A Poem In carte blanche


I’m still juggling with the title, but I am certain about the poem, currently known as “Mouna Raga/Dawning”. You can read it here in carte blanche.

I know my readers are composed almost entirely of lurkers and stalkers (what? y’all are so silent — the editor of a distinguished magazine once told me that my poems were the most-visited webpage of that entire issue; typically, all was pin-droppable on this blog), but if you have a suggestion about the title (or if you think it works – I can be convinced either way), drop it in the comments, won’t you?

3 responses »

  1. I felt your poem and I saw it unfolding and yes even felt the warmth of the coffee mug cupped in my hand. I felt at peace. But (I know! sorry about this) when I was reading the second time round I was a little disturbed about “single mango tree drips softly” and “other trees still flower in carcanets of yellow that drift into the dreams of the ironing-man’s child, asleep in the hammock beneath them”. The peace was disturbed because I couldn’t help imagining water dripping into the child hammock, just like it was dripping from the Mango leaves. If you meant to convey that disturbance then I understand. Else, personally it jarred my experience of quiet joy in the poem.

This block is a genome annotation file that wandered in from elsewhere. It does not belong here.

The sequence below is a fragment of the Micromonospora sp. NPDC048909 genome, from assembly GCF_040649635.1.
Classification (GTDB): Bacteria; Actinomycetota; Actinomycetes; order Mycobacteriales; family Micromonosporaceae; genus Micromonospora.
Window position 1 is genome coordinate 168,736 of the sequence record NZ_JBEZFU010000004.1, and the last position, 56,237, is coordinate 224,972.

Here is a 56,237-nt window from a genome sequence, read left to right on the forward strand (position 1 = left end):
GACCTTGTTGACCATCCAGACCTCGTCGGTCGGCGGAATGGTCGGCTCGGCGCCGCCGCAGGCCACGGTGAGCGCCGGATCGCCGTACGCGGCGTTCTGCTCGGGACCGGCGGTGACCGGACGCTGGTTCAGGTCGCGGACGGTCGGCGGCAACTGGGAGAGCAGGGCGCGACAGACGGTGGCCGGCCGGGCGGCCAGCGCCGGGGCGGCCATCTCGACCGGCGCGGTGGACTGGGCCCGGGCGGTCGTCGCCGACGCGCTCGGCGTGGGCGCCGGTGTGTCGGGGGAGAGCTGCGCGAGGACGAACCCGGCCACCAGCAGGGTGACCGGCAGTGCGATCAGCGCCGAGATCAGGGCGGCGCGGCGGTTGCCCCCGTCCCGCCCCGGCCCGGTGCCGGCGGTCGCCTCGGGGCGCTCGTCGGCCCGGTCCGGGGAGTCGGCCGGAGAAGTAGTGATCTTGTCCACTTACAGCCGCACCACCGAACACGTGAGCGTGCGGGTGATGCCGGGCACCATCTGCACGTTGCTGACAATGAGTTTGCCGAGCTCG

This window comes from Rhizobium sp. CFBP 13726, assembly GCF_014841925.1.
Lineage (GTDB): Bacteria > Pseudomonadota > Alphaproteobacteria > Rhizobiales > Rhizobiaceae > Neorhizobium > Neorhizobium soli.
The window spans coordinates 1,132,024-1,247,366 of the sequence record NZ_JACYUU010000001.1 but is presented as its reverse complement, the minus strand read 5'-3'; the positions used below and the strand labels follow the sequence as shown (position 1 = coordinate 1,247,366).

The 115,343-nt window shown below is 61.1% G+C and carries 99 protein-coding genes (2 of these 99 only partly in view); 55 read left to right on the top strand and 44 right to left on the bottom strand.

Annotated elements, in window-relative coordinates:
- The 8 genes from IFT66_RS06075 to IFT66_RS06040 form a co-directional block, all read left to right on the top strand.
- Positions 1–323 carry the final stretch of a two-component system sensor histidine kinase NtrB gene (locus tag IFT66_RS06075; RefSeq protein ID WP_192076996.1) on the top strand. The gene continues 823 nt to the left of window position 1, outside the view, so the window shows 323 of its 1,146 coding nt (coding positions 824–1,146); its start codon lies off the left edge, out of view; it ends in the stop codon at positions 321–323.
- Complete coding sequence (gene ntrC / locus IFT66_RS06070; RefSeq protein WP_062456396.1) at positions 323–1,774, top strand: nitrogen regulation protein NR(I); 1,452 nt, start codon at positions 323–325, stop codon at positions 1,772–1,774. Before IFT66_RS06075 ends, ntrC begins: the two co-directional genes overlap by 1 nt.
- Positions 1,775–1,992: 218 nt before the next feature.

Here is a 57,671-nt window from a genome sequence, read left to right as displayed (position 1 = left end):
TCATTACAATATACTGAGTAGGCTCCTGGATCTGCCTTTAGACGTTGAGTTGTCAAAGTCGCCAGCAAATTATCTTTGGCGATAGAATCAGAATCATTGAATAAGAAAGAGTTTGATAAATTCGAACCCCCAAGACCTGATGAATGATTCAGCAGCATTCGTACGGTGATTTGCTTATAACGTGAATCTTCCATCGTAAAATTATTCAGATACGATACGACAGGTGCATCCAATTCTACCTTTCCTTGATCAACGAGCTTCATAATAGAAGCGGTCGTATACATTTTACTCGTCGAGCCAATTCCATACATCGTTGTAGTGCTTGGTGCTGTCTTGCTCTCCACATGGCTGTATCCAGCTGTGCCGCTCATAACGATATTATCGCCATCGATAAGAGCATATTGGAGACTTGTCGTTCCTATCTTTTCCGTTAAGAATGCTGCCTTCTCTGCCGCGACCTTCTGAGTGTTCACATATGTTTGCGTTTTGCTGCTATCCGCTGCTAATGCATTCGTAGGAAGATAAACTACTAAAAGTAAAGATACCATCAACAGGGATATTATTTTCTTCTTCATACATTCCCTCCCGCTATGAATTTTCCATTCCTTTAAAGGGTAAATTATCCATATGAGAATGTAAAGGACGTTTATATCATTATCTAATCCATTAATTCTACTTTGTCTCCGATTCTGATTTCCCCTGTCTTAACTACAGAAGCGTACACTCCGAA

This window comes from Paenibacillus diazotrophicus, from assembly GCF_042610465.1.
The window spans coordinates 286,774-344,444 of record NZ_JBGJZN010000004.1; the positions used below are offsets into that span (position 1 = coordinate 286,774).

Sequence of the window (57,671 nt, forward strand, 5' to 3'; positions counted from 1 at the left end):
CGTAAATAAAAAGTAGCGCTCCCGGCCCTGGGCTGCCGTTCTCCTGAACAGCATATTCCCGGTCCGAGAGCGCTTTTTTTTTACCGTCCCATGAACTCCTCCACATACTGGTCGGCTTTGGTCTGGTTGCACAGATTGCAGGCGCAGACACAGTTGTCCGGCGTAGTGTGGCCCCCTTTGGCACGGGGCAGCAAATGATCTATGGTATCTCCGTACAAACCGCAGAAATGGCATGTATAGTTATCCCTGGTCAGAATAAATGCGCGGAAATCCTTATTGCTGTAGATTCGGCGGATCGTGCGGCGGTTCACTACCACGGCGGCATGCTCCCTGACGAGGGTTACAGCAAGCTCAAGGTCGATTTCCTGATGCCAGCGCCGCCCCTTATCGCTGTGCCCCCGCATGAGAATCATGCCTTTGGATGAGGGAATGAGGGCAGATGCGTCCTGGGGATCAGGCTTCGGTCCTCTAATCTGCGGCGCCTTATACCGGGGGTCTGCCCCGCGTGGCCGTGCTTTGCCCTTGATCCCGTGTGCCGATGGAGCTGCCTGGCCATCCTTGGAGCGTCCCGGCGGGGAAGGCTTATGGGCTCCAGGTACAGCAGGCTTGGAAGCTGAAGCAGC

I liked the title Mouna Raga. You could probably look for a better English one… can’t think of any except for words such as – twilight, melting. Sorry about that.

    I just discovered your poems and spent an hour going through them. Beautiful!


  2. Stalker ahoy! (And I suspect this be my stock name among Zeitgeist-ites? LOL).

    Maybe I’m still hungover (“weight of water” you say?…yeah, the head’s still heavy, engorged) from this gorgeous line in a Guzaarish review — “life scripts are about the little joys that bloom like flowers under the shadow of the monstrous original tragedy that is existence” — and the intoxication, heightened by this infusion of nostalgia now — thanks to the cannonball-flower of a closing line on the essay whose world you invite us to enter, below — impels me to imagine that flowers are about the only things capable of sweet-talking (at least some of) us into celebrating the evanescence of…well, everything; but I’m nonetheless going to suggest (since you give us carte blanche to conjure up titles) “Morning Glory.”

    Because morning glory is said to symbolize “love in vain,” I see it as a connecting link between the poem and essay, especially the devastation you say the cannonball flower connotes. To me, it evokes an image of night being devastated by the sudden dawning of day (as also immortalized by The Doors song). To borrow from your earlier analogy, night shatters so you can become whole.

    What a lovely poem.

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